BENARA Nurseries says it has moved quickly to reimburse nearly $30,000 deducted from the wages of eight former employees as part of an agreement with the Fair Work Ombudsman.
Fair Work investigated the Carabooda nursery after the employees from Taiwan and Hong Kong, who were in Australia on 417 working holiday visas, complained about deductions from their wages for rent from May to October 2014.
The workers each paid $450 a fortnight to live on Benara Nurseries� premises in Safari Place, where Fair Work said up to 16 people were housed in a four-bedroom property with one kitchen, two showers and four toilets.
The investigation found that while Benara Nurseries� parent company Quito Pty Ltd may have had a verbal agreement with workers to deduct rent from their wages, it was unlawful as there was no signed written agreement.
Quito agreed to pay nearly $30,000 to the former employees as part of an Enforceable Undertaking signed with Fair Work as an alternative to legal action.
Fair Work also requested that the company send a written apology to each of the employees and provide inspection reports demonstrating that its staff accommodation was fit-for-purpose and had the appropriate permits, licences and zoning approvals.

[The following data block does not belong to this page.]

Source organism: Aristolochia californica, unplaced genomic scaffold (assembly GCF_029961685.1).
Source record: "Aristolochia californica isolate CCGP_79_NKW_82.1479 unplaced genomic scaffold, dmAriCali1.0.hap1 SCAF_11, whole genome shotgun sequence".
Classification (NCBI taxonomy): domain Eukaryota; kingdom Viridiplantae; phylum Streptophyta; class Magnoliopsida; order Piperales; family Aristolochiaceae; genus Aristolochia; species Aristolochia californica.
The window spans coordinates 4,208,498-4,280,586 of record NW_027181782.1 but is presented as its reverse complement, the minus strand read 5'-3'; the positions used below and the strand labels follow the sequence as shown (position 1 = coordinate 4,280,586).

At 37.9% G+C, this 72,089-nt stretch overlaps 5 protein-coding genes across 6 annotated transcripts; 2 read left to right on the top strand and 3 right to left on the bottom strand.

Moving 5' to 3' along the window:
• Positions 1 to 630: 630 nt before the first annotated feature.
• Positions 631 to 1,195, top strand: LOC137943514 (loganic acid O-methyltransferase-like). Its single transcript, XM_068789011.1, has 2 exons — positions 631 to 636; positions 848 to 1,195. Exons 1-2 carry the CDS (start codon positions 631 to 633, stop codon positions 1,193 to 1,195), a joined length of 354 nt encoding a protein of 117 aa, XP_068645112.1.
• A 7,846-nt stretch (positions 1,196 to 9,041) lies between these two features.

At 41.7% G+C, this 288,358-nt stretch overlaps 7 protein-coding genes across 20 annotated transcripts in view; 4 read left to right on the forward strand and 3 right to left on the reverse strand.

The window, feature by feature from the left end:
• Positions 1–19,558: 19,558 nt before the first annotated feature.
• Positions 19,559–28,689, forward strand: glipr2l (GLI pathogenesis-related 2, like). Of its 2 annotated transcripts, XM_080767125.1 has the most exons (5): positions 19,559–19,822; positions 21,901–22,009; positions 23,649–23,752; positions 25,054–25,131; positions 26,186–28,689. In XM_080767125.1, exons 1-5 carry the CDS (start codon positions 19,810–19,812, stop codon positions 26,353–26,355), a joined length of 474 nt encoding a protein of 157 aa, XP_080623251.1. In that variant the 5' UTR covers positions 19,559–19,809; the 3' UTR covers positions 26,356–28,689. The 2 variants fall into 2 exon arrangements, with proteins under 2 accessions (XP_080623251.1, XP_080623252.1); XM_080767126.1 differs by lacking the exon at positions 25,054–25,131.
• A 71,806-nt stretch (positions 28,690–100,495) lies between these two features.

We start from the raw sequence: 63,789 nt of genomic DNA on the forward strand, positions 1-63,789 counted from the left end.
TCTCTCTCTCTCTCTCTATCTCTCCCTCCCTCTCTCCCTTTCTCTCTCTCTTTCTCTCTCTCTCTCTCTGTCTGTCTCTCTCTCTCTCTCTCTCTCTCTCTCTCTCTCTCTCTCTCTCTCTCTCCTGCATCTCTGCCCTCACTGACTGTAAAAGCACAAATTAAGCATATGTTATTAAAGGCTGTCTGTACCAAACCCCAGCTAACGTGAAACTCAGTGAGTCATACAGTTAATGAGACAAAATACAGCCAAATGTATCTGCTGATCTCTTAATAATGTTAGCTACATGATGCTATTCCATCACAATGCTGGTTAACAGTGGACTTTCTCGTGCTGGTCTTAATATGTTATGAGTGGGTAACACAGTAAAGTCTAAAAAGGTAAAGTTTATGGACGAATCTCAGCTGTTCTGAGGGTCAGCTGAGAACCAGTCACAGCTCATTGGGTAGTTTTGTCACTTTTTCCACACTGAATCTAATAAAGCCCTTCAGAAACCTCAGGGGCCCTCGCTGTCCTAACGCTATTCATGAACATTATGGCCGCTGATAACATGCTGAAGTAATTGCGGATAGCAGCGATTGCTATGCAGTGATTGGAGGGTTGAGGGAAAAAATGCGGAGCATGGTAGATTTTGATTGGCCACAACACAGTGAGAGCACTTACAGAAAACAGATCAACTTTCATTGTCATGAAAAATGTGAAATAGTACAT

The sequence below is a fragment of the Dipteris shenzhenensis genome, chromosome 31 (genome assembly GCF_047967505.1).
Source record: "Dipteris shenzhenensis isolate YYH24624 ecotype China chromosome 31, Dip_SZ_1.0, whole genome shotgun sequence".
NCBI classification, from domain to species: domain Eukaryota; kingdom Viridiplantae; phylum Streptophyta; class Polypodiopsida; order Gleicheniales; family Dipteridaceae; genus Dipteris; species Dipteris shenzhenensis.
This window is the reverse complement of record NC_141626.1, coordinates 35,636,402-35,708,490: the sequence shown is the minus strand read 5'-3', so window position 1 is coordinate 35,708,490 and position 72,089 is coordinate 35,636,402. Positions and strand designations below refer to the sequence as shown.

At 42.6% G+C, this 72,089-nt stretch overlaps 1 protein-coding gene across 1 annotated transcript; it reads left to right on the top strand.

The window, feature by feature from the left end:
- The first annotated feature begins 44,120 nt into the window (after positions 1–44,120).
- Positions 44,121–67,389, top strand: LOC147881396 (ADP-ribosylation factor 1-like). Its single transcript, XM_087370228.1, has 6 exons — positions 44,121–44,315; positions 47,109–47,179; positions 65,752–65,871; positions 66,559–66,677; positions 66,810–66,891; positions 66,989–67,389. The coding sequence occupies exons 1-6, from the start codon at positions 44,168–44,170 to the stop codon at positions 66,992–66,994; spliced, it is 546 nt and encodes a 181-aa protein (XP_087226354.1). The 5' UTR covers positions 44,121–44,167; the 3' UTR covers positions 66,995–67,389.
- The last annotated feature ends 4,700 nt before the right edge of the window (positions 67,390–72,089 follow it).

�We accept responsibility for this error and have paid back all rent monies deducted in full,� managing director Gavin James said.
�I have also written personally to each of the eight people to sincerely apologise.�
Fair Work said the former workers complained about the accommodation�s cramped conditions, lack of privacy, unreasonably high rent and odour from the nearby fertiliser factory but Mr James refuted these claims.
�The houses are fully furnished with laundry and cooking facilities, flat screen televisions, linen, free Wi-Fi and costs cover cleaning products and utilities such as gas, water and electricity,�he said.
�On-site accommodation was offered as a convenient option for the workers, which saved them on daily transport costs.
�An independent assessor has verified to the satisfaction of the Ombudsman that our on-site accommodation for workers who choose to stay there is of a good, clean and suitable condition.�
Mr James said overseas workers were �a necessary part� of his business.
�We highly value our more than 325 employees, 12 of which are currently overseas workers on holiday visas. We are committed to the fair treatment of all our staff,� he said.
As part of the undertaking, the business must also engage an external accounting professional to audit its workplace practices each year for the next two years and implement a training program for staff responsible for human resources, recruitment and payroll functions.
�The agreement the agency has struck with the company focuses on ongoing behavioural change to ensure its future compliance with Federal workplace laws,� Ombudsman Natalie James said.